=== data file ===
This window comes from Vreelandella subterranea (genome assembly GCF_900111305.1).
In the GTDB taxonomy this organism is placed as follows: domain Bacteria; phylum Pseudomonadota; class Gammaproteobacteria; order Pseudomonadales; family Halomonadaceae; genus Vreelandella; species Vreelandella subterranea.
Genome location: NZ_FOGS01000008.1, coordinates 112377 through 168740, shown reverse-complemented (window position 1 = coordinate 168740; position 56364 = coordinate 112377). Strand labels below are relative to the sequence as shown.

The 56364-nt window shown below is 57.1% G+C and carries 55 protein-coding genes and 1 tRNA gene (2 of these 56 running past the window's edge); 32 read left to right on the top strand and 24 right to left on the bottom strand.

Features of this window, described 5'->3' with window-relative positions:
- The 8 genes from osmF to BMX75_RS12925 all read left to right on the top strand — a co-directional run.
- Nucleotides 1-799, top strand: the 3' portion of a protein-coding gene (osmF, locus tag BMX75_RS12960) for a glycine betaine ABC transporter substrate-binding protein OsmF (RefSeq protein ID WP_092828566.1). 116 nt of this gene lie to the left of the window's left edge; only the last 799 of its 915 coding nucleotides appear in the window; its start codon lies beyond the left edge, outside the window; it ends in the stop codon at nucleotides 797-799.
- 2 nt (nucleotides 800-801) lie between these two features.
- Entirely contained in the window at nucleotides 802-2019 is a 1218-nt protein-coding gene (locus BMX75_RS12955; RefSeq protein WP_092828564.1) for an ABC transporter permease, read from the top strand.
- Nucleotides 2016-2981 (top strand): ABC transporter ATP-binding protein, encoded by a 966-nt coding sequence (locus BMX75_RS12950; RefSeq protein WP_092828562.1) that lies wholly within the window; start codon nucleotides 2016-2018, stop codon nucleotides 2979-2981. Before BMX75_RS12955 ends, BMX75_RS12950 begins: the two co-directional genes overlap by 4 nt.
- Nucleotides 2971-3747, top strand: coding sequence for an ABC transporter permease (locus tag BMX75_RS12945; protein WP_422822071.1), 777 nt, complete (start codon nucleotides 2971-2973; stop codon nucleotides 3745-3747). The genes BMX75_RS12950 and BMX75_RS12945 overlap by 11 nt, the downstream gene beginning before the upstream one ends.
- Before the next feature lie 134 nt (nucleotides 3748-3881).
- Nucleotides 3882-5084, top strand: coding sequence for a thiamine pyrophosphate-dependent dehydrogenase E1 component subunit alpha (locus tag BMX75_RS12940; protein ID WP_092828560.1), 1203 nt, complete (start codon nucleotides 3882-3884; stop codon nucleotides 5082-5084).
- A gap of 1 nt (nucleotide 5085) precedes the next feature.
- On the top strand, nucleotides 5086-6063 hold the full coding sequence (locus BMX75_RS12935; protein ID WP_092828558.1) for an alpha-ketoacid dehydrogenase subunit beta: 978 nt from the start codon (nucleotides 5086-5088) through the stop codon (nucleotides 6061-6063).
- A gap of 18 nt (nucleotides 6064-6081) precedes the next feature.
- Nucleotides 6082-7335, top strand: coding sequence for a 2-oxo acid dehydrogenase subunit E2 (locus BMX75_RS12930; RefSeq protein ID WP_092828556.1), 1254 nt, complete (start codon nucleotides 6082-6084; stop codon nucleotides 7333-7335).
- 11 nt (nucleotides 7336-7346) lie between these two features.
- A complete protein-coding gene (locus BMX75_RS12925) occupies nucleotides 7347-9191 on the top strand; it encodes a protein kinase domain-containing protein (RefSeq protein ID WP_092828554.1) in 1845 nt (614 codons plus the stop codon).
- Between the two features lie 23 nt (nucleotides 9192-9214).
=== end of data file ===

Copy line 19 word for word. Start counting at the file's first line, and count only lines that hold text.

- A complete protein-coding gene (locus BMX75_RS12925) occupies nucleotides 7347-9191 on the top strand; it encodes a protein kinase domain-containing protein (RefSeq protein ID WP_092828554.1) in 1845 nt (614 codons plus the stop codon).